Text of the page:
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Death Penalty in the UAE and France


The death sentence is a contentious issue all over the world. It is a severe form of punishment, meted out by the criminal justice system after a fair trial and enforced by governments to persons deemed to have committed heinous criminal acts that may include murder, rape, treason, and other criminal activities that are considered to be capital offenses. However, the application of the death sentence is a matter that elicits different opinions from the world citizenry, and countries have different applications of the death sentence. There are those countries that propagate its application and others that vehemently oppose it. On this issue, I will cover the comparison and contrast of the application of the death penalty in the United Arab Emirates (UAE) under Sharia Law and in France under Civil Law.


Both the UAE and France are signatories to International Treaties that seek to ratify the abolishment of the death penalty. The two States are also signatories to Article 3 of the Universal Declaration of Human Rights, which states that everyone has a right to life, liberty, and security. Another notable treaty that both States ratified is Article 6/1 of the International Covenant of Civil and Political Rights states that “every human being has an inherent right to life. This shall be protected by law. No one shall be arbitrarily deprived of his life. Another interesting comparison is the existence of a middle ground where in France, same-sex marriages are lawfully recognized but punishable by death; in the UAE, the sentence is never enforced. The UAE began replacing its’ legal system in the early 1960s from the traditional system of law and justice (Sharia Laws) to laws and institutions of western inspiration.


There are many differences in how the issue of the death sentence is viewed in these two jurisdictions. In France (a pro-abolish State), once infamous for ‘the French guillotine,’ several attempts to abolish the death sentence began as far back as 1791 and later in 1906. However, it was not until October 9th, 1981 that France was able to abolish the death sentence after a wide public debate (Hammel 118). The French society seeks to distinguish itself as a cultural signifier of the sanctity of the right to life. The last recorded execution on French soil was back in 1969 (Mitterrand, 1028). However, today as many as 50 per cent of the French population are in favor of the reinstatement of the death penalty for heinous crimes like murder and terrorism.

The UAE constitution provides for the application of Sharia Law to adjudicate criminal and family law where the death penalty is applicable to offenders, whereas the law in France does allow the use of the death penalty for any offences. The death sentence in the UAE is carried out in ways that the French society deems to be barbaric and undignified that include hanging by rope to stoning to death of the condemned. The death sentence in the UAE was meted out as recently as in 2017 when one person was hanged for killing (Abdulla, 157). It is also good to note that the death sentence under the Sharia Law in the UAE is surrounded in a lot of controversy where victims of rape stand condemned to death in disregard to their innocence. According to the French society and the western European countries at large the UAE Sharia Laws on the death penalty leave a lot to be desired and create a lot of diplomatic spats between the two when their citizens are condemned to death for issues like same-sex liaisons (especially lesbians) or extra-marital affairs that are deemed acceptable in the West but abhorred in the (Al-Muhairi, Butt Ali ,305). According to the French society, the application of the death sentence in the UAE is selective justice that mainly targeting women in a rather male-dominated world where the rights of women remain only on paper (Hoyle, 211).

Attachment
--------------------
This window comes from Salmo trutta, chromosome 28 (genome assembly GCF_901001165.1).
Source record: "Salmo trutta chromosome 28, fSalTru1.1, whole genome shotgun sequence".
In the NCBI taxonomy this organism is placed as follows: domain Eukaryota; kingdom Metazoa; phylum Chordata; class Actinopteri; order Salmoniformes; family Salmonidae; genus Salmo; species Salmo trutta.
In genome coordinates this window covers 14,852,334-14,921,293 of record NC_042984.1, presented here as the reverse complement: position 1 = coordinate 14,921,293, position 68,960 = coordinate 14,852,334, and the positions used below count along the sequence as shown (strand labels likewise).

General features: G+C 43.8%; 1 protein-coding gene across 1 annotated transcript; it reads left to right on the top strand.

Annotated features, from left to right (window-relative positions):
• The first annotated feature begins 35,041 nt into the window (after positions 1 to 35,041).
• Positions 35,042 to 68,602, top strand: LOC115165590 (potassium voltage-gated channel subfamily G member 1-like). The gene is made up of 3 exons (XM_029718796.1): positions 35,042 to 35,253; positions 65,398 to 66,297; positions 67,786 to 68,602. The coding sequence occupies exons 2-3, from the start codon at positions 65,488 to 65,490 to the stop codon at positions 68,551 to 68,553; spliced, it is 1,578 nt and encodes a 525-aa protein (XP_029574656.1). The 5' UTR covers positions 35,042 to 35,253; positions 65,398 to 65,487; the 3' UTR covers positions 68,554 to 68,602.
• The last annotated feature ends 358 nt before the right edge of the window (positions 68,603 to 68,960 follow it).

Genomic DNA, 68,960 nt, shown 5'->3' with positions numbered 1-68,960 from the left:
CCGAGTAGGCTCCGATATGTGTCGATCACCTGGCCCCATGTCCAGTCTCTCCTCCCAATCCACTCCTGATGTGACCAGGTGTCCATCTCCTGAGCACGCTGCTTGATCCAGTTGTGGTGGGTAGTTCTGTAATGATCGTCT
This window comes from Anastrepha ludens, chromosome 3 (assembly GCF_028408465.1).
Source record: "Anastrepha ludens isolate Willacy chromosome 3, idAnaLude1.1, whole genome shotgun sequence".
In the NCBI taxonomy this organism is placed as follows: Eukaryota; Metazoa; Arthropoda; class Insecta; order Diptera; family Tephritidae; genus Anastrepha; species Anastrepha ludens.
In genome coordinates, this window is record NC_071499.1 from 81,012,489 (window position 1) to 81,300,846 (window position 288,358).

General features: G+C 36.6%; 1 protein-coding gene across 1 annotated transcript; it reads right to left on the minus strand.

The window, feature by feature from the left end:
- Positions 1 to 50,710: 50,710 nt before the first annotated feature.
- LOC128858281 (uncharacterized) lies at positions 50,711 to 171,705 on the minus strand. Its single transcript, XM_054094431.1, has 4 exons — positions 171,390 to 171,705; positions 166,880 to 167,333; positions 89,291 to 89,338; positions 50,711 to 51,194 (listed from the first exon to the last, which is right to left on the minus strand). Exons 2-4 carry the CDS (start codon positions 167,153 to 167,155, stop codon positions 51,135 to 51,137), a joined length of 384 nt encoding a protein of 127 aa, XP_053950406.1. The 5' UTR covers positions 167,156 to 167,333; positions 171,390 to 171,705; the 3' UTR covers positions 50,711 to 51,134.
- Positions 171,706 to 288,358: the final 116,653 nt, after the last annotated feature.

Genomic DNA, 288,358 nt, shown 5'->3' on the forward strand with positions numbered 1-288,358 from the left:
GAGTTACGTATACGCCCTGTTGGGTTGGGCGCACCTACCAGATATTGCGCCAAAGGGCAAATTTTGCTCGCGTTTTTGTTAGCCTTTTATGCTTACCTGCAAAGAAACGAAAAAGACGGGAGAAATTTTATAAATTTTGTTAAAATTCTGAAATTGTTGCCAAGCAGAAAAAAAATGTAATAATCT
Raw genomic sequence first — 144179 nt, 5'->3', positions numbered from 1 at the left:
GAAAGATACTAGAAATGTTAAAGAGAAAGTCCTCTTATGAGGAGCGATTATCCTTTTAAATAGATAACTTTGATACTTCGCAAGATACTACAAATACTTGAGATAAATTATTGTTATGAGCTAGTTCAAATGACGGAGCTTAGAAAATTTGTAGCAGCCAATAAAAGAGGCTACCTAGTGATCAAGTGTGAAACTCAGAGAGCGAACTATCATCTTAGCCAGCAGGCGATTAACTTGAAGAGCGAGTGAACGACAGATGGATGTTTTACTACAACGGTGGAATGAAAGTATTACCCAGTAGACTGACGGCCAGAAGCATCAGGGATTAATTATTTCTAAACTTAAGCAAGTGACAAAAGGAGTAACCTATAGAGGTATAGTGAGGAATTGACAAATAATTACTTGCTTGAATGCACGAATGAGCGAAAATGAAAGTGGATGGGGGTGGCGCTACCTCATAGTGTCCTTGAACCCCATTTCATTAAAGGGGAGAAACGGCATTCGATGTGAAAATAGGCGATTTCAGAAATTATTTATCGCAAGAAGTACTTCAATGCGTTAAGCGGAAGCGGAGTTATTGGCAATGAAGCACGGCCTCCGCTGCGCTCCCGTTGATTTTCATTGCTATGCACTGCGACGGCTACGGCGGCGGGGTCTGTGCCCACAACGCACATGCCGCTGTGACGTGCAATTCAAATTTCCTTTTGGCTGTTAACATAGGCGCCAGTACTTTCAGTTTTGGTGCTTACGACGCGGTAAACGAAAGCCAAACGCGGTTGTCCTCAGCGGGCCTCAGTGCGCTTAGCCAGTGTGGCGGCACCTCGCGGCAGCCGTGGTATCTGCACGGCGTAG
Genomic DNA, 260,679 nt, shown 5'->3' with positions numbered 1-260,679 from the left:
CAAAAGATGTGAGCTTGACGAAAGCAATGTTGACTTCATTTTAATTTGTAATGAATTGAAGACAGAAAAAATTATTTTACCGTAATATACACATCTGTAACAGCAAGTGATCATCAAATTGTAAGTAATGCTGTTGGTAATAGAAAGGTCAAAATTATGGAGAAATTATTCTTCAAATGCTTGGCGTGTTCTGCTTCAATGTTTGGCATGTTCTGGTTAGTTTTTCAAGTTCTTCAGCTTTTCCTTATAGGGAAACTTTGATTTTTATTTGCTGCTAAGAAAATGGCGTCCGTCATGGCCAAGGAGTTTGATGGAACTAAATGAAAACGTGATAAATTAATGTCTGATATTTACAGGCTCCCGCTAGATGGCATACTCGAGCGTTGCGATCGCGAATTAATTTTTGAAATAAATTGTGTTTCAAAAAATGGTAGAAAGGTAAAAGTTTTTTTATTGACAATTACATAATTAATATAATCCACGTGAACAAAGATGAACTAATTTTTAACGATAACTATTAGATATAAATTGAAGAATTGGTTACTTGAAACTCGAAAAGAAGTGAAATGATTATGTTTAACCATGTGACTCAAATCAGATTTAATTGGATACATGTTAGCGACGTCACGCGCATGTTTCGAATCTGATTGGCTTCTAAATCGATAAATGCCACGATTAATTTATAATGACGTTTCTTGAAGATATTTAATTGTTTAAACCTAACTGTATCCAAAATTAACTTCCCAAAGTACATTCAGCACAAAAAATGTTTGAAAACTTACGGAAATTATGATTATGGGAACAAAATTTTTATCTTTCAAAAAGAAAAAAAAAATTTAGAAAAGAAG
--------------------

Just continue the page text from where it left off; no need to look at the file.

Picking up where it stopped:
The issue of the death sentence is a very emotive one that will not fizzle out any time soon. Society as a whole has a right to protect itself from criminals that unleash horrendous acts that include terrorism, mass murders, rapists of women and children. For these group of criminals, the society has a right to gauge the appropriate form of punishment, including the death cases for those deemed to be unhabitable.

Works Cited

Abdulla, Saleh Abdulla Murad. The use of the death penalty under the law of the United Arab Emirates. Diss. Aberystwyth University, 2013.

Al-Muhairi, Butti Sultan Butti Ali. “Islamisation and Modernisation within the UAE Penal Law: Shari’a in the Pre-modern Period.” Arab Law Quarterly 10.4 (1995): 287-309.

Hammel, Andrew. “Case Study Three—France.” Ending the Death Penalty. Palgrave Macmillan, London, 2010. 116-145.).

Hoyle, Carolyn. “Capital punishment at the intersections of discrimination and disadvantage: the plight of foreign nationals.” Comparative capital punishment. Edward Elgar Publishing, 2019.


Mitterrand, Danielle. “Symposium: Death Penalty from an International and Human Rights Law Perspective.” Santa Clara L. Rev. 42 (2001): 1031.Mitterrand, Danielle. “Symposium: Death Penalty from an International and Human Rights Law Perspective.” Santa Clara L. Rev. 42 (2001): 1031.


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